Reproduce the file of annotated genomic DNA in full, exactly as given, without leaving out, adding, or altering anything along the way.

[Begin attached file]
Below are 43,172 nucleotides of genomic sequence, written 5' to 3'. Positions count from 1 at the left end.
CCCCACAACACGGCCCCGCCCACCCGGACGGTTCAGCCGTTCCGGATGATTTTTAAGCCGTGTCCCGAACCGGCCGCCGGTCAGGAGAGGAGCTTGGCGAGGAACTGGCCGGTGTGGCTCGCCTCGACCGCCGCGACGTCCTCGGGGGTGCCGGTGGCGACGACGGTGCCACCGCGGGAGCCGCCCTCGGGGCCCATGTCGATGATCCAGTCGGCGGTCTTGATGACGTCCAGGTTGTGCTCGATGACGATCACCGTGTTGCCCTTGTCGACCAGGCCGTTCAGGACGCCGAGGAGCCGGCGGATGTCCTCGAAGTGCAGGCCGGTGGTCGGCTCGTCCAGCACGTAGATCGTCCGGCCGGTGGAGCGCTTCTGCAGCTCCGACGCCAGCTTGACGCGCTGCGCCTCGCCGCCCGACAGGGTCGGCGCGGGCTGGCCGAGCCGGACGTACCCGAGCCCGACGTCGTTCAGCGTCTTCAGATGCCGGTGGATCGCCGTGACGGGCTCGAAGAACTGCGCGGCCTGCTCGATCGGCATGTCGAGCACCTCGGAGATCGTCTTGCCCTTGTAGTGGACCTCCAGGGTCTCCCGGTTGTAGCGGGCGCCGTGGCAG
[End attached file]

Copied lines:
Below are 43,172 nucleotides of genomic sequence, written 5' to 3'. Positions count from 1 at the left end.
CCCCACAACACGGCCCCGCCCACCCGGACGGTTCAGCCGTTCCGGATGATTTTTAAGCCGTGTCCCGAACCGGCCGCCGGTCAGGAGAGGAGCTTGGCGAGGAACTGGCCGGTGTGGCTCGCCTCGACCGCCGCGACGTCCTCGGGGGTGCCGGTGGCGACGACGGTGCCACCGCGGGAGCCGCCCTCGGGGCCCATGTCGATGATCCAGTCGGCGGTCTTGATGACGTCCAGGTTGTGCTCGATGACGATCACCGTGTTGCCCTTGTCGACCAGGCCGTTCAGGACGCCGAGGAGCCGGCGGATGTCCTCGAAGTGCAGGCCGGTGGTCGGCTCGTCCAGCACGTAGATCGTCCGGCCGGTGGAGCGCTTCTGCAGCTCCGACGCCAGCTTGACGCGCTGCGCCTCGCCGCCCGACAGGGTCGGCGCGGGCTGGCCGAGCCGGACGTACCCGAGCCCGACGTCGTTCAGCGTCTTCAGATGCCGGTGGATCGCCGTGACGGGCTCGAAGAACTGCGCGGCCTGCTCGATCGGCATGTCGAGCACCTCGGAGATCGTCTTGCCCTTGTAGTGGACCTCCAGGGTCTCCCGGTTGTAGCGGGCGCCGTGGCAG